Thursday, 1 October 2009

The First Few Magical Days

It has been more than a decade and a half since I entered the workforce, but I still have vivid memories of my first day at work. I was excited and proud and yet scared and nervous, a strange feeling of accomplishment without knowing what I needed to accomplish. Elders at University had told us how much fun the first days at work are, but none of those great stories could settle my nerves or those of my fellow management trainees. A complete change in environment from a rather boisterous few months leading to graduation to a serious, disciplined and productively busy office was overwhelming if not downright intimidating. Soon enough though we were teamed up and assigned mentors, and at the end of the first and extremely busy week, it felt like we had been part of the system for years. When I look back, I realise that the orientation programme that the organisation had put together was designed to achieve this specific sense of belonging.

New employees are almost always motivated to start their new job, but they are also hesitant to ask questions, in fear of appearing stupid or causing offence. Since their decisions and actions are based on their own perception of what is expected, experiences with a previous employer, or advice from friends and colleagues, the possibilities of starting on the wrong foot are enormous. Since most organisations have their own culture, environment and processes, most businesses develop a comprehensive checklist of policies and procedures, to review with new employees on their first day, and a formal programme spanning from a few days to a few months to ease and orient them to the new system. The components and time span of a programme depend significantly on the industry, function and managerial level of the incoming employee. A good orientation programme lays the foundation for a long lasting relationship and ensures that the employee maintains a positive attitude towards the company, and their role. Research has shown that a good and effective orientation programme can increase employee retention by 25 per cent.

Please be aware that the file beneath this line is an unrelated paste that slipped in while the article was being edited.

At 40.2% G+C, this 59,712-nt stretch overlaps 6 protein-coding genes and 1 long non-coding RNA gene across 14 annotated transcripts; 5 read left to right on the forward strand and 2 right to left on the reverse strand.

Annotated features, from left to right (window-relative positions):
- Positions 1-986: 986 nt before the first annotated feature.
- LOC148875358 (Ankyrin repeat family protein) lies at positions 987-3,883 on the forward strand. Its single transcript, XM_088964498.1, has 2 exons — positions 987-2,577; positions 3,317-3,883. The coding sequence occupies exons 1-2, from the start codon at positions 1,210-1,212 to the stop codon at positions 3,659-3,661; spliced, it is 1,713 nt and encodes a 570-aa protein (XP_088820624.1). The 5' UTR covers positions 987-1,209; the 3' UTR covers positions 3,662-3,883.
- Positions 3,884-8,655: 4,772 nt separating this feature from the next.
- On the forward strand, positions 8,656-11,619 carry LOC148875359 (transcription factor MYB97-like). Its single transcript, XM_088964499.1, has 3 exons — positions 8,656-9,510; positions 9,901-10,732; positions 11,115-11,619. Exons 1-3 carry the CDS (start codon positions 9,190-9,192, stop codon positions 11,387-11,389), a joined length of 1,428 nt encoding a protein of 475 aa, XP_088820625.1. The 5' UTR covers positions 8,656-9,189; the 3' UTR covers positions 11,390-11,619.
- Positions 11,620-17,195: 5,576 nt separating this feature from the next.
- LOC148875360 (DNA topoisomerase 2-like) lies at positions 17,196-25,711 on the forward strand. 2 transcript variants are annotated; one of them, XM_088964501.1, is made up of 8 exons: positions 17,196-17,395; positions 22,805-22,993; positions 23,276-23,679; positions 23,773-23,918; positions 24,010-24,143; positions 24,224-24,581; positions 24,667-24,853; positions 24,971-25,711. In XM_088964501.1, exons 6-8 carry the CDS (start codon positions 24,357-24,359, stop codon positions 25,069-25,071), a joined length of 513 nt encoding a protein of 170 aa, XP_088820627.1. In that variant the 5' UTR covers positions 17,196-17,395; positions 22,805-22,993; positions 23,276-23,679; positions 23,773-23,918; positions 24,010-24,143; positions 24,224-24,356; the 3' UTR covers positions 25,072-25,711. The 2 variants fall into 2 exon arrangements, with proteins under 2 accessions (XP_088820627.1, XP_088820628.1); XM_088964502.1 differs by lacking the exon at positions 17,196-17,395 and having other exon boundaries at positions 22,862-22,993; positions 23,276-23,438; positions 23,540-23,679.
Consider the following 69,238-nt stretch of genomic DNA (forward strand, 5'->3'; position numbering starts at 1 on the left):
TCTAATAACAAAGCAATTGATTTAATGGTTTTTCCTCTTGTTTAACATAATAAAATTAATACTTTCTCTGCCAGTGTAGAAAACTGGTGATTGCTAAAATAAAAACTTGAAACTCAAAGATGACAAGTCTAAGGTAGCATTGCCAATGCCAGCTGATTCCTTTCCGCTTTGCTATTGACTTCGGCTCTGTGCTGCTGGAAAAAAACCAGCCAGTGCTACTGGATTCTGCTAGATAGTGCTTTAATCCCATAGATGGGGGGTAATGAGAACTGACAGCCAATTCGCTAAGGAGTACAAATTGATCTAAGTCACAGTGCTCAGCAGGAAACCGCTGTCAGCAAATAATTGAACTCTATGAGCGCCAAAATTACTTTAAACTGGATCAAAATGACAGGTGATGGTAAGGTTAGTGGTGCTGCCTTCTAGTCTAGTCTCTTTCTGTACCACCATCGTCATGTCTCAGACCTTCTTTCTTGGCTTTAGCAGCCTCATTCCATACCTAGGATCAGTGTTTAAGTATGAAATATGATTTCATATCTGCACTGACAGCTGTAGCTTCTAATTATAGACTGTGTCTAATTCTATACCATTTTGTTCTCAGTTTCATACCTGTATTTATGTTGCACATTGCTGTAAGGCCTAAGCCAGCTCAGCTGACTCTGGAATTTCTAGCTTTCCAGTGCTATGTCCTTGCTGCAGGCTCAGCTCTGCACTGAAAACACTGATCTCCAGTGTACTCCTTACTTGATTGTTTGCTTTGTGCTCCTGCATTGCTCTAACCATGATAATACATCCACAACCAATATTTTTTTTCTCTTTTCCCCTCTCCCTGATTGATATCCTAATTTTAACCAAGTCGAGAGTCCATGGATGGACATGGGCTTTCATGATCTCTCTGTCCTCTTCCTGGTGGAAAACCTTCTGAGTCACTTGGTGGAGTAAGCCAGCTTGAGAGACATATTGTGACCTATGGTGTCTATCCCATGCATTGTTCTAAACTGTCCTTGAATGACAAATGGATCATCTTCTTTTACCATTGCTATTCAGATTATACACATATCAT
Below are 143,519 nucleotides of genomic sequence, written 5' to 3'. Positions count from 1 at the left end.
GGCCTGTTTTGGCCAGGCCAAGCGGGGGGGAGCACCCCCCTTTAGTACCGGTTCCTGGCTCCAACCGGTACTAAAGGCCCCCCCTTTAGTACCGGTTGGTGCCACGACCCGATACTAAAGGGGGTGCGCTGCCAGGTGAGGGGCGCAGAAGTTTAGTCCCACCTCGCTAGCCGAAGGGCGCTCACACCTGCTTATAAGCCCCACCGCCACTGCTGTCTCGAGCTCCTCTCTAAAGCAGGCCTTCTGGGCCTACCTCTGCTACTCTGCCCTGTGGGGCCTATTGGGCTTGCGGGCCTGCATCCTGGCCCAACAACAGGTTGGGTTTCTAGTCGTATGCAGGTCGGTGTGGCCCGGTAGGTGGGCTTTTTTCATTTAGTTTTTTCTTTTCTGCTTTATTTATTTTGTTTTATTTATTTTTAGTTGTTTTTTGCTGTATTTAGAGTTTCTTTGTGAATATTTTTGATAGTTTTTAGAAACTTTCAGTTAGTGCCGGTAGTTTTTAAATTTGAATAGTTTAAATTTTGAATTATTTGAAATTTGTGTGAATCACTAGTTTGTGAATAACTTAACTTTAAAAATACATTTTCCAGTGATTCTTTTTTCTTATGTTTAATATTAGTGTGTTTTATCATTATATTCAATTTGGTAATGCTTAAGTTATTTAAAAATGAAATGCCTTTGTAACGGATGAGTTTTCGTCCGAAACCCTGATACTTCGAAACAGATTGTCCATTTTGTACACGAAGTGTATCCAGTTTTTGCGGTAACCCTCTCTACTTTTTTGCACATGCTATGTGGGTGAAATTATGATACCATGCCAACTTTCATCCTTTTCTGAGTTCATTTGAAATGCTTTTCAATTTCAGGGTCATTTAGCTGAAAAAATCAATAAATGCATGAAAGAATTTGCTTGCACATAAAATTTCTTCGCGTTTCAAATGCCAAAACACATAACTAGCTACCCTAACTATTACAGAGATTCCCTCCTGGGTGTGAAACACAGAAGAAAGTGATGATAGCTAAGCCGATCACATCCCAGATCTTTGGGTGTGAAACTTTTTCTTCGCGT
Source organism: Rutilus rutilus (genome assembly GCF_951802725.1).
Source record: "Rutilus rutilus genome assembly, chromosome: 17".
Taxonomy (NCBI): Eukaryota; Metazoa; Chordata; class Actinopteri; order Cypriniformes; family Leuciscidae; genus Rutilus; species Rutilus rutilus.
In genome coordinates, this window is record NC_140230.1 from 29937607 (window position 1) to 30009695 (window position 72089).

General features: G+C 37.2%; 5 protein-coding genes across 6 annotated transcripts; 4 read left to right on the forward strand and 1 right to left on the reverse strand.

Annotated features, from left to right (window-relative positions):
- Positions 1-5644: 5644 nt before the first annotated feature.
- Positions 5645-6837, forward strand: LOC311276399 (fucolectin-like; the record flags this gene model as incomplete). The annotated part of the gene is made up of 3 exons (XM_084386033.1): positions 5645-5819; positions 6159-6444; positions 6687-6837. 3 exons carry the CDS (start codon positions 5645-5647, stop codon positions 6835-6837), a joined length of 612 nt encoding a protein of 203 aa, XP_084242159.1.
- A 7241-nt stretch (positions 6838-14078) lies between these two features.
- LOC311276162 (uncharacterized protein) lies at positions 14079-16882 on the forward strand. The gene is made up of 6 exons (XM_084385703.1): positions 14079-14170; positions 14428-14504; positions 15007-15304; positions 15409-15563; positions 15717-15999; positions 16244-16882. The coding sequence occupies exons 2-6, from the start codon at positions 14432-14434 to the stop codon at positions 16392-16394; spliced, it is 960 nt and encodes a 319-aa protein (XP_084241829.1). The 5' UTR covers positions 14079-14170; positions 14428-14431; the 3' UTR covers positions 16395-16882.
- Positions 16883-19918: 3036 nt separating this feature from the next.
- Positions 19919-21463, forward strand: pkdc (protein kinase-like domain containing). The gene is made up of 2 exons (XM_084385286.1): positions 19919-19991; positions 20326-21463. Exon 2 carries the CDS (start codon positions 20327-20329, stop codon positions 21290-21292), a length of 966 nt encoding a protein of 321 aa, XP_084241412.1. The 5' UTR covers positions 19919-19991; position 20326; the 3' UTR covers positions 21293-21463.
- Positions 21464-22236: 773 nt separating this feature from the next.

Orientation programmes have evolved over the years both in structure and form from the ubiquitous and unglamorous “apprenticeship” which involved a lot of hard work with little reward or recognition, to the very functional “on-the-job training” or “near-the job training” of the early 20th century, to the modern-day, sophisticated and pride inducing “Global Management Programme” which announces that the employee is on the way to managerial greatness even before entering the workforce. Indeed as businesses have grown more complex operationally and geographically, customising orientation programmes to suit the audience has become the norm at larger organisations. While training managers are busy creating more involved activities, organisations are torn between the old and time honoured conflict between productivity and training. The need of the day is to create a balance between function and feel-good, and not go overboard with either.

First impressions are always important in any relationship, and more often than not one of the most important relationships that an employer needs to manage and address is that with the employees. It is therefore to the benefit of any organisation, in these days of increasing hiring costs, to create those first few magical days which transform a new entrant from a mere employee to a proud and loyal member of the fraternity.

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